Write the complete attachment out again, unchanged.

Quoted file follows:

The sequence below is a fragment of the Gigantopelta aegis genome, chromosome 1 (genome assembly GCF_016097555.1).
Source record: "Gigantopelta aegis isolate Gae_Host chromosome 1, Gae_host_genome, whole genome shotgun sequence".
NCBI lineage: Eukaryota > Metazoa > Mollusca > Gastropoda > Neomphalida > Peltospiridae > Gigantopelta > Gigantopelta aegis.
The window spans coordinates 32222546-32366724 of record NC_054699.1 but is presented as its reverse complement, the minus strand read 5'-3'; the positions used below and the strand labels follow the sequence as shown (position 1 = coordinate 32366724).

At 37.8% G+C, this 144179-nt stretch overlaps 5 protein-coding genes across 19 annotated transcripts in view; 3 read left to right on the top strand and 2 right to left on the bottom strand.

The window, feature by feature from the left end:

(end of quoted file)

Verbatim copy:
The sequence below is a fragment of the Gigantopelta aegis genome, chromosome 1 (genome assembly GCF_016097555.1).
Source record: "Gigantopelta aegis isolate Gae_Host chromosome 1, Gae_host_genome, whole genome shotgun sequence".
NCBI lineage: Eukaryota > Metazoa > Mollusca > Gastropoda > Neomphalida > Peltospiridae > Gigantopelta > Gigantopelta aegis.
The window spans coordinates 32222546-32366724 of record NC_054699.1 but is presented as its reverse complement, the minus strand read 5'-3'; the positions used below and the strand labels follow the sequence as shown (position 1 = coordinate 32366724).

At 37.8% G+C, this 144179-nt stretch overlaps 5 protein-coding genes across 19 annotated transcripts in view; 3 read left to right on the top strand and 2 right to left on the bottom strand.

The window, feature by feature from the left end: